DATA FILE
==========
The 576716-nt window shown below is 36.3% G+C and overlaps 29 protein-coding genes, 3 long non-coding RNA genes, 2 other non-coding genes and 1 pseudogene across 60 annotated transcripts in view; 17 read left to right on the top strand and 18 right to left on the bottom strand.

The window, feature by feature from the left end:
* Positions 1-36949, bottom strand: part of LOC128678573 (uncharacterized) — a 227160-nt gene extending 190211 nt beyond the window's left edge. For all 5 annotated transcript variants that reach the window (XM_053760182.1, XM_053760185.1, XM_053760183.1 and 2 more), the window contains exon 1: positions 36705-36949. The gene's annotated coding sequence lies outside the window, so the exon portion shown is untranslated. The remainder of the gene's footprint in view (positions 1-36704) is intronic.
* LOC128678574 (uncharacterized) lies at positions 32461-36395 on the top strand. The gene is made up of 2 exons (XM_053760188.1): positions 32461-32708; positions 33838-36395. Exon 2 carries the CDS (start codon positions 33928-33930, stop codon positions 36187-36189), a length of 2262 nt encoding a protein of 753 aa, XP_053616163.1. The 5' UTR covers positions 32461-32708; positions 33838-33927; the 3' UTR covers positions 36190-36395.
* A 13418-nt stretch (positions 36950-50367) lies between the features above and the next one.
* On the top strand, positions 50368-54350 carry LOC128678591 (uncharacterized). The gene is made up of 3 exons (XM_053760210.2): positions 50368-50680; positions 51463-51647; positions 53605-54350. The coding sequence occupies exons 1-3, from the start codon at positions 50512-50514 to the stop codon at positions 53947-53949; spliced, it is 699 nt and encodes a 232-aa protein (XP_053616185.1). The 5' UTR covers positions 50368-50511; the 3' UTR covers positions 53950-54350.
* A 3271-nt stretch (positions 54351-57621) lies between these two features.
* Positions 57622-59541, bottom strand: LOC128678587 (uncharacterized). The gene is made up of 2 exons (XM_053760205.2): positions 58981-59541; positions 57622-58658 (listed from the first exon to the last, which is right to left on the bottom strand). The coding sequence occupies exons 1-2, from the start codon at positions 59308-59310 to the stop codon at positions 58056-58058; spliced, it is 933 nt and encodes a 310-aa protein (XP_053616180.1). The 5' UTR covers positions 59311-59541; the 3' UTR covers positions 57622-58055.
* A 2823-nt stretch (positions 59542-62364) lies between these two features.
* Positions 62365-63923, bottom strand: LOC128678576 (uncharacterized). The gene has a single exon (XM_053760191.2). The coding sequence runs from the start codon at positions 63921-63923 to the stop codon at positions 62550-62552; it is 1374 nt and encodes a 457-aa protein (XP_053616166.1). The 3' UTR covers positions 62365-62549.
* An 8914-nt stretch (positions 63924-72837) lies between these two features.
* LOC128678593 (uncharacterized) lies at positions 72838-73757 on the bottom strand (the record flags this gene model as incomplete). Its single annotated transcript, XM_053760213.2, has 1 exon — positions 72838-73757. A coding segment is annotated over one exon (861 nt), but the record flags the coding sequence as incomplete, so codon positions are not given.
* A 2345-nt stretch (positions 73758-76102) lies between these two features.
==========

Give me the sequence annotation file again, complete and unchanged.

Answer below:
The 576716-nt window shown below is 36.3% G+C and overlaps 29 protein-coding genes, 3 long non-coding RNA genes, 2 other non-coding genes and 1 pseudogene across 60 annotated transcripts in view; 17 read left to right on the top strand and 18 right to left on the bottom strand.

The window, feature by feature from the left end:
* Positions 1-36949, bottom strand: part of LOC128678573 (uncharacterized) — a 227160-nt gene extending 190211 nt beyond the window's left edge. For all 5 annotated transcript variants that reach the window (XM_053760182.1, XM_053760185.1, XM_053760183.1 and 2 more), the window contains exon 1: positions 36705-36949. The gene's annotated coding sequence lies outside the window, so the exon portion shown is untranslated. The remainder of the gene's footprint in view (positions 1-36704) is intronic.
* LOC128678574 (uncharacterized) lies at positions 32461-36395 on the top strand. The gene is made up of 2 exons (XM_053760188.1): positions 32461-32708; positions 33838-36395. Exon 2 carries the CDS (start codon positions 33928-33930, stop codon positions 36187-36189), a length of 2262 nt encoding a protein of 753 aa, XP_053616163.1. The 5' UTR covers positions 32461-32708; positions 33838-33927; the 3' UTR covers positions 36190-36395.
* A 13418-nt stretch (positions 36950-50367) lies between the features above and the next one.
* On the top strand, positions 50368-54350 carry LOC128678591 (uncharacterized). The gene is made up of 3 exons (XM_053760210.2): positions 50368-50680; positions 51463-51647; positions 53605-54350. The coding sequence occupies exons 1-3, from the start codon at positions 50512-50514 to the stop codon at positions 53947-53949; spliced, it is 699 nt and encodes a 232-aa protein (XP_053616185.1). The 5' UTR covers positions 50368-50511; the 3' UTR covers positions 53950-54350.
* A 3271-nt stretch (positions 54351-57621) lies between these two features.
* Positions 57622-59541, bottom strand: LOC128678587 (uncharacterized). The gene is made up of 2 exons (XM_053760205.2): positions 58981-59541; positions 57622-58658 (listed from the first exon to the last, which is right to left on the bottom strand). The coding sequence occupies exons 1-2, from the start codon at positions 59308-59310 to the stop codon at positions 58056-58058; spliced, it is 933 nt and encodes a 310-aa protein (XP_053616180.1). The 5' UTR covers positions 59311-59541; the 3' UTR covers positions 57622-58055.
* A 2823-nt stretch (positions 59542-62364) lies between these two features.
* Positions 62365-63923, bottom strand: LOC128678576 (uncharacterized). The gene has a single exon (XM_053760191.2). The coding sequence runs from the start codon at positions 63921-63923 to the stop codon at positions 62550-62552; it is 1374 nt and encodes a 457-aa protein (XP_053616166.1). The 3' UTR covers positions 62365-62549.
* An 8914-nt stretch (positions 63924-72837) lies between these two features.
* LOC128678593 (uncharacterized) lies at positions 72838-73757 on the bottom strand (the record flags this gene model as incomplete). Its single annotated transcript, XM_053760213.2, has 1 exon — positions 72838-73757. A coding segment is annotated over one exon (861 nt), but the record flags the coding sequence as incomplete, so codon positions are not given.
* A 2345-nt stretch (positions 73758-76102) lies between these two features.